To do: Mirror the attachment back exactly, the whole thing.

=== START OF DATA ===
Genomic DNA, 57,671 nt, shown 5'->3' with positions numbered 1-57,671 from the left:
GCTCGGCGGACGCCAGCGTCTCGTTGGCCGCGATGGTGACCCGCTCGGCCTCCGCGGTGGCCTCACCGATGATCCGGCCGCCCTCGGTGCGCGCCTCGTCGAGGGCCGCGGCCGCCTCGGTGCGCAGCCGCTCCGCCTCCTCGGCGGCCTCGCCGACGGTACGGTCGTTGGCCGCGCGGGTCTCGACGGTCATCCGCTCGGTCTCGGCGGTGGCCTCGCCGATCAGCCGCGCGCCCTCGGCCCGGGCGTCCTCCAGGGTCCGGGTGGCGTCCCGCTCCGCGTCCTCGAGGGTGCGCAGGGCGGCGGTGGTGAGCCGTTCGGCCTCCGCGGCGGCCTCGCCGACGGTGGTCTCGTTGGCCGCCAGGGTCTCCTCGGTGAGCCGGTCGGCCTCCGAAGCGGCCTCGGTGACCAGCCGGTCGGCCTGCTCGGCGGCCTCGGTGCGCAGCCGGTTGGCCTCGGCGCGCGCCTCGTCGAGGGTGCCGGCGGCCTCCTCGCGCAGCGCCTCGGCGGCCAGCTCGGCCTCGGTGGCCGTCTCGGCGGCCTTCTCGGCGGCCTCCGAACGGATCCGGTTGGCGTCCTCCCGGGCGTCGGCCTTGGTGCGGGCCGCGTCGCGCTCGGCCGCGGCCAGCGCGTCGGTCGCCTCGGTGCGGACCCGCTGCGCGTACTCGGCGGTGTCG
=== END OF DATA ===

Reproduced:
Genomic DNA, 57,671 nt, shown 5'->3' with positions numbered 1-57,671 from the left:
GCTCGGCGGACGCCAGCGTCTCGTTGGCCGCGATGGTGACCCGCTCGGCCTCCGCGGTGGCCTCACCGATGATCCGGCCGCCCTCGGTGCGCGCCTCGTCGAGGGCCGCGGCCGCCTCGGTGCGCAGCCGCTCCGCCTCCTCGGCGGCCTCGCCGACGGTACGGTCGTTGGCCGCGCGGGTCTCGACGGTCATCCGCTCGGTCTCGGCGGTGGCCTCGCCGATCAGCCGCGCGCCCTCGGCCCGGGCGTCCTCCAGGGTCCGGGTGGCGTCCCGCTCCGCGTCCTCGAGGGTGCGCAGGGCGGCGGTGGTGAGCCGTTCGGCCTCCGCGGCGGCCTCGCCGACGGTGGTCTCGTTGGCCGCCAGGGTCTCCTCGGTGAGCCGGTCGGCCTCCGAAGCGGCCTCGGTGACCAGCCGGTCGGCCTGCTCGGCGGCCTCGGTGCGCAGCCGGTTGGCCTCGGCGCGCGCCTCGTCGAGGGTGCCGGCGGCCTCCTCGCGCAGCGCCTCGGCGGCCAGCTCGGCCTCGGTGGCCGTCTCGGCGGCCTTCTCGGCGGCCTCCGAACGGATCCGGTTGGCGTCCTCCCGGGCGTCGGCCTTGGTGCGGGCCGCGTCGCGCTCGGCCGCGGCCAGCGCGTCGGTCGCCTCGGTGCGGACCCGCTGCGCGTACTCGGCGGTGTCG